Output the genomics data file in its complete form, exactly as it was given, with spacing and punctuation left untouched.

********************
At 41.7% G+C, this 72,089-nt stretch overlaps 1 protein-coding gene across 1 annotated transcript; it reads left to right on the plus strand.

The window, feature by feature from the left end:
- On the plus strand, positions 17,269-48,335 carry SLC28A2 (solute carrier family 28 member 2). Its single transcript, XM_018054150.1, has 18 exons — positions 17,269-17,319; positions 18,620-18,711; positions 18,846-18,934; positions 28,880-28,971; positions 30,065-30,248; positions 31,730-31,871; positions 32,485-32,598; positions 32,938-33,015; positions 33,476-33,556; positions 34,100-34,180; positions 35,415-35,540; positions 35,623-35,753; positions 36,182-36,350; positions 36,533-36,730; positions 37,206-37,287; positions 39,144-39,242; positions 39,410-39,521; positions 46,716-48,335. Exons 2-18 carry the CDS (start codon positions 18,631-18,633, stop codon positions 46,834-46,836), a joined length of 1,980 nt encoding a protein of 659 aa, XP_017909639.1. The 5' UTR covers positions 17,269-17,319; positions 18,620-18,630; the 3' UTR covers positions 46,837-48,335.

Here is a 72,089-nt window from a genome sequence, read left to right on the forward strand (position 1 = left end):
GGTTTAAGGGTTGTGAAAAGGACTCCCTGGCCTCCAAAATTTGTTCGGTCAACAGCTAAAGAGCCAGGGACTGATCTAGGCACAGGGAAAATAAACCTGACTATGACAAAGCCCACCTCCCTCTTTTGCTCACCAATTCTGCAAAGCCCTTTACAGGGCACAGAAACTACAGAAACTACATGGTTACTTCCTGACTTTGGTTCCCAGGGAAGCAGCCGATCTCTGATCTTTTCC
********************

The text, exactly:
At 41.7% G+C, this 72,089-nt stretch overlaps 1 protein-coding gene across 1 annotated transcript; it reads left to right on the plus strand.

The window, feature by feature from the left end:
- On the plus strand, positions 17,269-48,335 carry SLC28A2 (solute carrier family 28 member 2). Its single transcript, XM_018054150.1, has 18 exons — positions 17,269-17,319; positions 18,620-18,711; positions 18,846-18,934; positions 28,880-28,971; positions 30,065-30,248; positions 31,730-31,871; positions 32,485-32,598; positions 32,938-33,015; positions 33,476-33,556; positions 34,100-34,180; positions 35,415-35,540; positions 35,623-35,753; positions 36,182-36,350; positions 36,533-36,730; positions 37,206-37,287; positions 39,144-39,242; positions 39,410-39,521; positions 46,716-48,335. Exons 2-18 carry the CDS (start codon positions 18,631-18,633, stop codon positions 46,834-46,836), a joined length of 1,980 nt encoding a protein of 659 aa, XP_017909639.1. The 5' UTR covers positions 17,269-17,319; positions 18,620-18,630; the 3' UTR covers positions 46,837-48,335.

Here is a 72,089-nt window from a genome sequence, read left to right on the forward strand (position 1 = left end):
GGTTTAAGGGTTGTGAAAAGGACTCCCTGGCCTCCAAAATTTGTTCGGTCAACAGCTAAAGAGCCAGGGACTGATCTAGGCACAGGGAAAATAAACCTGACTATGACAAAGCCCACCTCCCTCTTTTGCTCACCAATTCTGCAAAGCCCTTTACAGGGCACAGAAACTACAGAAACTACATGGTTACTTCCTGACTTTGGTTCCCAGGGAAGCAGCCGATCTCTGATCTTTTCC